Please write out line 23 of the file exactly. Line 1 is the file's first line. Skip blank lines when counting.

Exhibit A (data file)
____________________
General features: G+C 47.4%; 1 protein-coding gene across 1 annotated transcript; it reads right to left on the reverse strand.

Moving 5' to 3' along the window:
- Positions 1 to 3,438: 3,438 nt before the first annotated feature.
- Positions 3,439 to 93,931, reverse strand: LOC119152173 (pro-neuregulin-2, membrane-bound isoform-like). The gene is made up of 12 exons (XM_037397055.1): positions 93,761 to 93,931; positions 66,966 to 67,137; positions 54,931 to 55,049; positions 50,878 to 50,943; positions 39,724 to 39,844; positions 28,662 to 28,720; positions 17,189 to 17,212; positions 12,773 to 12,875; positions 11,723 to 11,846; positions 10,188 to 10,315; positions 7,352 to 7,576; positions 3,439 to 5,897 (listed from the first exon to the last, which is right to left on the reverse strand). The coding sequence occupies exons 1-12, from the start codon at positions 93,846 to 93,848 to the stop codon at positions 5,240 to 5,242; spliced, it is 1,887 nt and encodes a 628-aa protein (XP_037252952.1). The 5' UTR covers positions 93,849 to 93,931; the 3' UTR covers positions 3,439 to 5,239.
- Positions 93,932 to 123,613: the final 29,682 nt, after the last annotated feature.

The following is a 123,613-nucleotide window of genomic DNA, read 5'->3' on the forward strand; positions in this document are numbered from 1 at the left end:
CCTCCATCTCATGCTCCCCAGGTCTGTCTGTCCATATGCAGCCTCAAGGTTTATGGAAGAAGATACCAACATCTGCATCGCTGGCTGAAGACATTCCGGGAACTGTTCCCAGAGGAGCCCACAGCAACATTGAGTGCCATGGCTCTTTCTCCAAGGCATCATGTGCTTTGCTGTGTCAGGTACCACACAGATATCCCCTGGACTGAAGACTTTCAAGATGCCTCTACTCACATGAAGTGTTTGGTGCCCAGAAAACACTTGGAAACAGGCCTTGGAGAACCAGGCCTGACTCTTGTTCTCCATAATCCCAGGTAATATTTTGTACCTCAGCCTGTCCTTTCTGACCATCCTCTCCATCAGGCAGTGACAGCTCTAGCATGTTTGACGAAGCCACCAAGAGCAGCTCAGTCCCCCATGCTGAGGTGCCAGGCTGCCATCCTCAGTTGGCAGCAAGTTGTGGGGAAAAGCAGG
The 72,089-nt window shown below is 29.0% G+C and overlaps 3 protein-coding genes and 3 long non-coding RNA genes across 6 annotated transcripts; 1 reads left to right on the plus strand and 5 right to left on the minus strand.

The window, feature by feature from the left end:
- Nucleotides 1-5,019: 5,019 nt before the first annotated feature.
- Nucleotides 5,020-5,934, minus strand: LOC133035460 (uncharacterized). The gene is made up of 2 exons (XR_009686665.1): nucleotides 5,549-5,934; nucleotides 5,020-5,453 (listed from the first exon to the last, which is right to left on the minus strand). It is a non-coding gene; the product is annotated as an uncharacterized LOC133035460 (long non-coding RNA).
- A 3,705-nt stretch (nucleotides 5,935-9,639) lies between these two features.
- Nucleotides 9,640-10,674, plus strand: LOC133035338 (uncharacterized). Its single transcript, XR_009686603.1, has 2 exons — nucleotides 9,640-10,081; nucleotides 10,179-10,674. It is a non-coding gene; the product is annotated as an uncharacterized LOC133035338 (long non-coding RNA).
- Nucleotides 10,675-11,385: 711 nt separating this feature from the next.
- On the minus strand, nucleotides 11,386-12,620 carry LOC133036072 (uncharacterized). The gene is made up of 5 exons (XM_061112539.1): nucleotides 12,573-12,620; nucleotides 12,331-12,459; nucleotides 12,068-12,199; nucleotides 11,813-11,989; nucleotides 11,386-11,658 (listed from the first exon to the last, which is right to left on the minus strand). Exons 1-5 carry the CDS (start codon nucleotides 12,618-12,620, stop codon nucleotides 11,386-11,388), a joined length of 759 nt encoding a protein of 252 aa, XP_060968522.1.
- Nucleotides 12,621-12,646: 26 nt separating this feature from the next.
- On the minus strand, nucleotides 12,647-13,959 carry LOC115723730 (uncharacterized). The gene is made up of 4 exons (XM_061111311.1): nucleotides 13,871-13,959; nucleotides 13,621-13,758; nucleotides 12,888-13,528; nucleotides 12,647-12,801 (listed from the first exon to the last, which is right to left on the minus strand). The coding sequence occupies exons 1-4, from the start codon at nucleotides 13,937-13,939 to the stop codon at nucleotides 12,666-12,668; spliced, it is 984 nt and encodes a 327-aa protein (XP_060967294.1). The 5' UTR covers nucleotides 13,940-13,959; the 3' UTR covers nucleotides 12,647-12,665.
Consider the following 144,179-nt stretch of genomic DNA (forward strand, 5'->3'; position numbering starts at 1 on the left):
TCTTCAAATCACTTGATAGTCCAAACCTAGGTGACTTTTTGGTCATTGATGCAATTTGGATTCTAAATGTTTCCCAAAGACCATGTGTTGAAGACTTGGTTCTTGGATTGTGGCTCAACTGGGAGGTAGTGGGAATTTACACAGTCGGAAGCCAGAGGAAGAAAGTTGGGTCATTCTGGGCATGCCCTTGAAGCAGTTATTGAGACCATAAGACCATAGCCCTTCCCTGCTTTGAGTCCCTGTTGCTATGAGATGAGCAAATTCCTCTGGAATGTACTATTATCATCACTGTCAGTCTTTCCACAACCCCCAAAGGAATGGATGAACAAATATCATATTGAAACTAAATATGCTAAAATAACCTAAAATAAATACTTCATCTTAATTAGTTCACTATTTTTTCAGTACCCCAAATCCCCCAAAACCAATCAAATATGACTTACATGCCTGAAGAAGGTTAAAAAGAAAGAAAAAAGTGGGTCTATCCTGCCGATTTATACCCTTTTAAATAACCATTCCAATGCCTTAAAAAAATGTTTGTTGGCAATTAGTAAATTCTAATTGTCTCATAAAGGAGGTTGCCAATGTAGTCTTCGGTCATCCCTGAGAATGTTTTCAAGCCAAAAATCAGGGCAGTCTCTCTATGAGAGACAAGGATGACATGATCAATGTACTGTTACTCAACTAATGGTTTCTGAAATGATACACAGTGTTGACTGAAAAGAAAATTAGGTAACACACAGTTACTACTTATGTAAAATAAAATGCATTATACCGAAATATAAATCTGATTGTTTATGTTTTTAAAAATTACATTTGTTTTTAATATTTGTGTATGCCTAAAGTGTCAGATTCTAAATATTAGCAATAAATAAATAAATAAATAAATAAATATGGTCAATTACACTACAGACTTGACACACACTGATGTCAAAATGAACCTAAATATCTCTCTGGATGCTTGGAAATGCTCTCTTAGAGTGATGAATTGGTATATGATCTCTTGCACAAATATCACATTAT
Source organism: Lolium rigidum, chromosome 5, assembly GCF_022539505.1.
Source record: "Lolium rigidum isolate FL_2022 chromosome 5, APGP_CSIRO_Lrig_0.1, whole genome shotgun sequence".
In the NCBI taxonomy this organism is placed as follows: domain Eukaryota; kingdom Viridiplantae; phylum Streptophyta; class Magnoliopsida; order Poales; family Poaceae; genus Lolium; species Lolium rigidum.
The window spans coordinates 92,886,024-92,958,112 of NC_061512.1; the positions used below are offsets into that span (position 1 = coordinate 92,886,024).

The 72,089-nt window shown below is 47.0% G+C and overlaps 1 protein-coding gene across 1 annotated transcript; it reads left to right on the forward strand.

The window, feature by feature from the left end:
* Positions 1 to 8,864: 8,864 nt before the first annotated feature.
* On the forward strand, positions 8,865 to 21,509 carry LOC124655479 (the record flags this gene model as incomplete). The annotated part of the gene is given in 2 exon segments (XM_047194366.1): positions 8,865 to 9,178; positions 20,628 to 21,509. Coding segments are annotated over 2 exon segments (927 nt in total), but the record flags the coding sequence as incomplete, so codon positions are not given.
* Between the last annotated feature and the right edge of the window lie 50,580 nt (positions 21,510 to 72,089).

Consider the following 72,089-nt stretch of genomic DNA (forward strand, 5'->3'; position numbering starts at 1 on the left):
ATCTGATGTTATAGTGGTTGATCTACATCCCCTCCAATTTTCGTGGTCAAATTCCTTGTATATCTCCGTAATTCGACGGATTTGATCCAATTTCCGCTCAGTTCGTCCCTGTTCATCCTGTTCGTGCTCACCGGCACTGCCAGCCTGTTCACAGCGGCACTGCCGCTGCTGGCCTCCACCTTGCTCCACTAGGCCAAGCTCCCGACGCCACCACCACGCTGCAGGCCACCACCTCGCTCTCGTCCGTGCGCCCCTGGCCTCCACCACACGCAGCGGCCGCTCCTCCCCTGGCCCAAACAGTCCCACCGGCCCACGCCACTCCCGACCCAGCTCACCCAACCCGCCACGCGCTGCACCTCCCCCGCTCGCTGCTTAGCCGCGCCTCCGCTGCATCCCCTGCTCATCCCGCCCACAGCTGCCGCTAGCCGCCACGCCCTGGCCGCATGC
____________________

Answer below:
The window spans coordinates 92,886,024-92,958,112 of NC_061512.1; the positions used below are offsets into that span (position 1 = coordinate 92,886,024).